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Argentina and the U.S. Dollar

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Fephisto Posted: Wed, Jun 27 2012 12:57 PM

For those who don't know:

http://www.csmonitor.com/World/Americas/2012/0612/Argentina-clamps-down-on-public-access-to-US-dollars

http://www.economicpolicyjournal.com/2012/06/is-argentina-headed-for-hyper-inflation.html

This thread isn't so much speculation about whether Argentina is headed for hyperinflation (given their history, I wouldn't put it behind them), but rather....why do Argentines prefer dollars over, say, gold or silver coins?

I have some family in Argentina, and I've been there a few times, so this isn't hyperbole.  Most Argentines are happy to--in fact, they prefer to--trade in dollars.  Moreover, in my experience they treat it with a similar respect to gold here.  So I asked my uncle this question, here is his response (translated):

As you said, the people in argentina save in dollars because it's a strong currency and they can exchange it in any bank or market, gold and silver are only traded in special exchange house that they don't have in the smaller towns, only in the large cities, another reason to buy dollars is that you can save it anywhere, in exchanging gold you have to hold it in a bank (my note:  I'm not clear on this, is there a law in Argentina that requires this?  Or just the relative safety issue...I guess I can ask).

All the machines and tractors we have we bought in dollars, the credit that we obtain in obtain to buy this equipment is also in dollars and until the central bank offered us credit in dollars where the interest is much lower than the interest in pesos, thus we always work with two moneys.

I've heard it often repeated that given the choice in the market, people will tend to a gold standard...so, why do you think this isn't the case in Argentina, and that people have--despite possibly more regulatory hurdles--chose to trade in dollars instead?  Is there some other law that can flesh out this story?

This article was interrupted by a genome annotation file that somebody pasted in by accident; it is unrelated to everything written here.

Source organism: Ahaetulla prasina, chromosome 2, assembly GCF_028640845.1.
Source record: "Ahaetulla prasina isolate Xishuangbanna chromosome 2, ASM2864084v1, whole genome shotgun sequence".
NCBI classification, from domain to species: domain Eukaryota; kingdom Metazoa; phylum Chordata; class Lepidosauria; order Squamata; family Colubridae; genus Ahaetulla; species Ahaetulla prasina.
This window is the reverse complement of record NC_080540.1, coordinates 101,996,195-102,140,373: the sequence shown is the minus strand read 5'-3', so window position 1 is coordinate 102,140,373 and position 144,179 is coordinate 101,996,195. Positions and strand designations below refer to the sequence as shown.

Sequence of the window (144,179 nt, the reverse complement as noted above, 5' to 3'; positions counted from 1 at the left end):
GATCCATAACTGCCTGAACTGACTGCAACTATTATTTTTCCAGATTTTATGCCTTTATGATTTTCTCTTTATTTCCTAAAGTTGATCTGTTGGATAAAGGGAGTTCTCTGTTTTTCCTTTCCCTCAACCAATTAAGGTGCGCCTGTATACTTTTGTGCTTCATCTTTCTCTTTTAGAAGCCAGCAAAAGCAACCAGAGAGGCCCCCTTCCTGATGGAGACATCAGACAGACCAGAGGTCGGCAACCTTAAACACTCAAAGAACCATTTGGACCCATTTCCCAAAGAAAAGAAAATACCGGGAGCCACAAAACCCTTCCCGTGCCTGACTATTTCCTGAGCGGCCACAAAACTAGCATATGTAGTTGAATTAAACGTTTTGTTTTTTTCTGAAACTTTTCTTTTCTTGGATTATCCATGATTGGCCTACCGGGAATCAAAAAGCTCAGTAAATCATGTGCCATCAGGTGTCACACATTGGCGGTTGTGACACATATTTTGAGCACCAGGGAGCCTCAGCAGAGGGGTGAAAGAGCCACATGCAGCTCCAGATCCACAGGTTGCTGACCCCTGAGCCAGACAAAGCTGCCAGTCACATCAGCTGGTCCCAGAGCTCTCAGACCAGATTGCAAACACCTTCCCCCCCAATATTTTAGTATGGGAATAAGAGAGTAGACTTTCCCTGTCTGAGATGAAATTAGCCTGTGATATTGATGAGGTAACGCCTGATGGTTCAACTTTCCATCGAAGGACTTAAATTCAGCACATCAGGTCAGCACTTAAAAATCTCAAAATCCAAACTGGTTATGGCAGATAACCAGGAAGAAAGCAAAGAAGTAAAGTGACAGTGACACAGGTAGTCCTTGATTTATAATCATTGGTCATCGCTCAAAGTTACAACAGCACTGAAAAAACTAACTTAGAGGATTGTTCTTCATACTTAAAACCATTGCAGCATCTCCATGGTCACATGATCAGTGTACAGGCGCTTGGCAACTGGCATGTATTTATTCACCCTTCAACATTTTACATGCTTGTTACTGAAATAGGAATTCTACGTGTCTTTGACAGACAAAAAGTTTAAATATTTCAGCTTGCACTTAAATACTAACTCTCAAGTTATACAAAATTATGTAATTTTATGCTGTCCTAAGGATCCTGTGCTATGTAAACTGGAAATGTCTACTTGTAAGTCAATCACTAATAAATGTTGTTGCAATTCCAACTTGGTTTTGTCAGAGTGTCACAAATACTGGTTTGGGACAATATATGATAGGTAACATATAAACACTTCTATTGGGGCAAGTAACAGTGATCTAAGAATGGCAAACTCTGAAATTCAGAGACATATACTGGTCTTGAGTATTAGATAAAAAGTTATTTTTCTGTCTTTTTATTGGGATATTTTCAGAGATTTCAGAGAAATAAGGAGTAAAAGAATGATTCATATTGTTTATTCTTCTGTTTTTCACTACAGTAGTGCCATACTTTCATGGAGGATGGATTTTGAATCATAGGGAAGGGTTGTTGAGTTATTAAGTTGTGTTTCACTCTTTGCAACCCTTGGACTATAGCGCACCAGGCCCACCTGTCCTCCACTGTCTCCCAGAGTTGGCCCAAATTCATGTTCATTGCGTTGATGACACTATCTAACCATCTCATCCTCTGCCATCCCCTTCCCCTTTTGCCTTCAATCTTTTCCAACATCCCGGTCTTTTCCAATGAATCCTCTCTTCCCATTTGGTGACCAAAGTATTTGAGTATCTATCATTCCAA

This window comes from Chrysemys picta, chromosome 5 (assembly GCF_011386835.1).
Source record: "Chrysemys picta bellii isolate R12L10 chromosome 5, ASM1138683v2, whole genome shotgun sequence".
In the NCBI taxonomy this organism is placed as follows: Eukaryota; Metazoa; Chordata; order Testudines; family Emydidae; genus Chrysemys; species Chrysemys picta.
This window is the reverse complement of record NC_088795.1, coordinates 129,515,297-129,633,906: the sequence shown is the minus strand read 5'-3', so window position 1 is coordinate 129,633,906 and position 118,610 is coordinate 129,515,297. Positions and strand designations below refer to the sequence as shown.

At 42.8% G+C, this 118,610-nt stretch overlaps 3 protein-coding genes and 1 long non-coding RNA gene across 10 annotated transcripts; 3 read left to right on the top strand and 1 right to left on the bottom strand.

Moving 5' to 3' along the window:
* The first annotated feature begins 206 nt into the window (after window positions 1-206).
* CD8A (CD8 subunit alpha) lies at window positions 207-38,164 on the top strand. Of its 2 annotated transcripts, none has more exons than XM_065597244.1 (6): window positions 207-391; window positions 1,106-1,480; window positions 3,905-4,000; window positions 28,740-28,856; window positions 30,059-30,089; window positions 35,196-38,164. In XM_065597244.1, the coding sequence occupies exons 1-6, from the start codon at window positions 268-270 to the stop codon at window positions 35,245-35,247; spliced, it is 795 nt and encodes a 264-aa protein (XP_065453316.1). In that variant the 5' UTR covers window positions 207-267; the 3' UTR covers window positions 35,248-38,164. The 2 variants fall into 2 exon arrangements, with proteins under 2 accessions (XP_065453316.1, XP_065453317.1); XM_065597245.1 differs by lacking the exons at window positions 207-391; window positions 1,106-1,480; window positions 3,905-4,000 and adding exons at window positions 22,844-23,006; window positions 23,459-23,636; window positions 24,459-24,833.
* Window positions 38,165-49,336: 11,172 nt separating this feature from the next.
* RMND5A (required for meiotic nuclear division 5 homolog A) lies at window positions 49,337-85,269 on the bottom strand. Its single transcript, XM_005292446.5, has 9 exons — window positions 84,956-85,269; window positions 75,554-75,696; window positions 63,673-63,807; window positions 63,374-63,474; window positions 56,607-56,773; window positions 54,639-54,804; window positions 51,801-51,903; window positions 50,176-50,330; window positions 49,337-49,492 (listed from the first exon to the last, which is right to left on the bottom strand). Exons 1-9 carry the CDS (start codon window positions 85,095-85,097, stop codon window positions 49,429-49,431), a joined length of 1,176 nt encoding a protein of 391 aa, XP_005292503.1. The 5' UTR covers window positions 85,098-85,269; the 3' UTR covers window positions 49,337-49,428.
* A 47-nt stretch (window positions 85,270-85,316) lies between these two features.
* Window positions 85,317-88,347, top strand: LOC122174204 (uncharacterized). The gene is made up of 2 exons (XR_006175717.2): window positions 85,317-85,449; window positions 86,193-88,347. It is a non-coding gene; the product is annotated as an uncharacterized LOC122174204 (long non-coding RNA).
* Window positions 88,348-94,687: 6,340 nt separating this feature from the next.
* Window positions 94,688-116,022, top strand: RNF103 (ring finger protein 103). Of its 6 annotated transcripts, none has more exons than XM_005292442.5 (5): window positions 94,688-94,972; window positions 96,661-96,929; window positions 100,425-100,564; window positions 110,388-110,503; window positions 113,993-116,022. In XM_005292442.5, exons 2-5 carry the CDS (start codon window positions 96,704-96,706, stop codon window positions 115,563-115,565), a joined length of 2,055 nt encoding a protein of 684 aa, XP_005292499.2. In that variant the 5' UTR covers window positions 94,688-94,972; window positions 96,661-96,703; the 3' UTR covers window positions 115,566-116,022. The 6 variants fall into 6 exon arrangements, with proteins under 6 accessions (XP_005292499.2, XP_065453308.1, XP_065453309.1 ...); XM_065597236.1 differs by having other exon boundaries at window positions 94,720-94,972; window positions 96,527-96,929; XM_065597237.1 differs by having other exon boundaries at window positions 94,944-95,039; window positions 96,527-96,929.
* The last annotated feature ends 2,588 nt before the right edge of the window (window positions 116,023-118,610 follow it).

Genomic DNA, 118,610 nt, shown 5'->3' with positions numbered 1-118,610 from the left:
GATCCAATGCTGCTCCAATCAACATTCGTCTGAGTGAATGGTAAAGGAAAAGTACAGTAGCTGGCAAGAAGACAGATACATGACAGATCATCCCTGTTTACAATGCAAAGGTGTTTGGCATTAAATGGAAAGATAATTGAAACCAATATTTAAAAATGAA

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Anenome replied on Wed, Jun 27 2012 7:58 PM
 
 

It really makes me angry that a first year economics student (at least one exposed to Austrianism, etc) could better handle running an economy than the people actually elected and doing so in Argentina. Just another example of the failure of a Bismarckian-Democracy, of the ability of leaders to bamboozle the public and ruin everything.

So, why would they prefer dollars to gold? It's actually difficult to own gold. It's neither easy to transact in gold. It's also hard to find people willing to transact in gold in the regular course of business. Try buying a coke in gold.

How can you be sure something is pure gold? Traders no longer learn the skills needed to know whether something is pure gold or not. Perhaps it's actually lead dipped in gold with a tungsten core. How would you know without melting it down? There are ways, but they aren't in practice anymore. Thus transacting in gold requires a different skillset and creates added layers of uncertainty.

It's probably also more expensive to transfer into gold than into paper money. I dunno how much traders would take as a cut to sell pure gold-bar. I know buying gold-coin is a typical ripoff :P

The simple fact is that most modern economies are paper-oriented, and trying to transact in gold would be outside their experience, and thus they would have to ask a larger price to cover any mistakes they might make.

All they really need is a paper currency which is relatively stable, and for the foreseeable future that's going to be the US dollar. Because no one trusts the Chinese, thus their yuan will not supplant the dollar world-wide any time soon. And the Euro has been badly-mishandled and burned a lot of people who had invested heavily in it.

And bitcoin isn't established enough yet to be stable.

I predict that in the future, if the US dollar becomes unstable due to the incredible debt we're stacking lately, which seems inevitable now, that people will begin flowing into bitcoin and/or similar digital currencied which are not tied to debt and not inflateable, for store-of-value sake and to get around legislation such as in Argentina.

If I had to get a lot of money out of Argentina today, it would actually be a perfectly viable option to drop it all into bitcoin, travel out of the country the next day, and transfer back out into US dollars. I'll bet Bitcoin is plenty secure enough to do that today. It's just people don't right now want to be in bitcoin for the long term, as its stability is not yet proven. That problem will ease quite naturally in time. And it's just about the only way to get value out of a locked down economy like Argentina is become, precisely because it's anonymous and crypto.

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